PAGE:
After making our u-turn and arriving back at Vermont Highway 108 the Garmin GPS rerouted us and we were once again confidently heading down the road. With about 20 miles left to go to our destination the route took us off Vermont Highway 108 and within in a few hundred yards we were traveling on an unpaved, rutted dirt road, though ranch lands.

Five miles later be were back on the same Vermont Highway 108 that we had just turned off of. That dirt road basically just cut the corner off the nice paved Vermont Highway 108 route and saved us about a mile of travel distance, gee thanks Garmin! Just a short distance later once again the route has us leaving Vermont Highway 108 and this time, no kidding, it basically took us through a parking lot. I didn't fall for that little trick!

Then where the parking lot reentered the highway it had us going once again off onto a side street. This time I did fall for the trick and found ourselves on another residential unpaved dirt road which quickly began to deteriorate into a gravel road with low hanging tree limbs. It eventually narrowed to basically a one lane road and a very steep incline. This is the point we met an oncoming SUV who had to back up about 50 yards to a point were we could pass each other.

After carefully maneuvering around the SUV we came to a stop sign. And yes, once again found ourselves back on the same Vermont Highway 108 that we left just a mile back down the road. We were now just 7 miles from our destination and we saw a sign that read, NO SEMI TRACTOR TRUCKS ALLOWED BEYOND THIS POINT. Great, now what! I read the sign, but after traveling a few hundred feet we had seen nowhere that we would have been able to turn around in.

My thoughts were, we're not a semi tractor truck, I guess it will be OK to proceed. After all I didn't really have a choice. The road immediately began to climb upward and we began seeing cars parallel parked on both sides of the roadway and our guess was their occupants were out hiking.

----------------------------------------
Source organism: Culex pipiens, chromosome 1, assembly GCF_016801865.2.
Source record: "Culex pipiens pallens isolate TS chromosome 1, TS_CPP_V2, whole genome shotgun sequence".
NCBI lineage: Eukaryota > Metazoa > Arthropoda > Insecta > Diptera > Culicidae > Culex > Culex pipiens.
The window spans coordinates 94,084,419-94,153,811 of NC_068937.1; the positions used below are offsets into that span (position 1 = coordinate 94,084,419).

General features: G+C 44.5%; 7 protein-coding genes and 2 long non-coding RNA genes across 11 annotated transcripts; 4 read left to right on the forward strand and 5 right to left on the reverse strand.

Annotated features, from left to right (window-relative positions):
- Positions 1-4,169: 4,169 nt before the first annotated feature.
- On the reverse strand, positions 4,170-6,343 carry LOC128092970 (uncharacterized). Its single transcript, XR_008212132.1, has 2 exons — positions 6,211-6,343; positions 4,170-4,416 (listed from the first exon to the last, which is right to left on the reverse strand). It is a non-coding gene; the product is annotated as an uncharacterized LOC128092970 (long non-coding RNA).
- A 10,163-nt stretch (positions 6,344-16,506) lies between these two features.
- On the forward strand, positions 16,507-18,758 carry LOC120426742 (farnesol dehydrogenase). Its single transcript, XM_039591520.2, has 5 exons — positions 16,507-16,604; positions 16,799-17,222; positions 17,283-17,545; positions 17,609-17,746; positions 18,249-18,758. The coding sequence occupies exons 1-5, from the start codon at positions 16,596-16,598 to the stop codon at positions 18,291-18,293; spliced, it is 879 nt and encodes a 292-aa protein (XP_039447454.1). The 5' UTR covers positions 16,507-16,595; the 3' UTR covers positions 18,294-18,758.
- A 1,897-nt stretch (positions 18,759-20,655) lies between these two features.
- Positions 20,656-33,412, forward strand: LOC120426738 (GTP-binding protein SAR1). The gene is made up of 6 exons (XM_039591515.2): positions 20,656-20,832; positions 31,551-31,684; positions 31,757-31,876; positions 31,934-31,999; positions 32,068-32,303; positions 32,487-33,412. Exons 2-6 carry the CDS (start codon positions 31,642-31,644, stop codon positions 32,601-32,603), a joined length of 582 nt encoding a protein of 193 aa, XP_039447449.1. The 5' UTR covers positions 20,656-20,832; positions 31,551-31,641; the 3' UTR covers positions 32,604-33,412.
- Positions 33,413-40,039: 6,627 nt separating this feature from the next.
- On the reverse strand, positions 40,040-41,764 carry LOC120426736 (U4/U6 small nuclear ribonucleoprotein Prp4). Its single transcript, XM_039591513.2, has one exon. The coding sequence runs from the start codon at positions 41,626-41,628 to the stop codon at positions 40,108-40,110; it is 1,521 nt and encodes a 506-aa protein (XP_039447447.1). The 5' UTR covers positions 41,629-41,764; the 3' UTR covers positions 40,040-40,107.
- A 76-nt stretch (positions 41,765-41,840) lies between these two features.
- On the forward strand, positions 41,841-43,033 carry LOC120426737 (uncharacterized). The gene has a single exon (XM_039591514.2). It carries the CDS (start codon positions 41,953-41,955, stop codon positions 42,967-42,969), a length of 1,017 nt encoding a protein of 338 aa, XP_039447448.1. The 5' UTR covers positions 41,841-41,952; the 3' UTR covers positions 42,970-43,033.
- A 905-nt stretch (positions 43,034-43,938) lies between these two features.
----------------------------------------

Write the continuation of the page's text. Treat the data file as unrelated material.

Up, up, up we climbed and soon the painted line down the middle of the road disappeared and the road began to narrow. We started seeing more and more cars on both sides of the road and people walking up and down the roadway with backpacks and hiking sticks. Soon I noticed people pointing and spinning around to look at us as we passed.

Then it happened! No more cars, just people walking and the road came to a blind turn with a tight zig-zag on a 16% downward slope where huge boulders lined both sides of the road. The asphalt roadway went right up to the base of the rocks. With no other choice than to go forward, I carefully maneuvered between the two boulders and proceeded down the mountain.

That's when I realized something, we just drove ROVER, our 18 foot long truck while towing THE POD, our 28 foot long Airstream, up and through Smugglers Notch in northwest Vermont. While it was thrilling, it's not something I ever want to try and do again!

A short distance later our trusty GPS informed us we were finally at our destination. We quickly realized there was nothing here! No turn offs, no driveway, no sign saying welcome to Smugglers Notch State Park campground, nothing, just trees and rocks.

I turned off the GPS and Tricia got out her cell phone and searched for the campground. It is located three additional miles down the road so I guess the GPS was right, we were technically in Smugglers Notch State Park, just not at the campground entrance like we expected. When we finally turned into the campground entrance I began to relax, we were here, safe and pretty much sound.

Tricia got out of the truck to go up to the office window to check us in. She came back to the truck, knocked on the driver side window and told me the ranger didn't think we would be able to fit THE POD into our campsite. My immediate thought was, he would probably think the same thing about us fitting ROVER and THE POD through Smugglers Notch!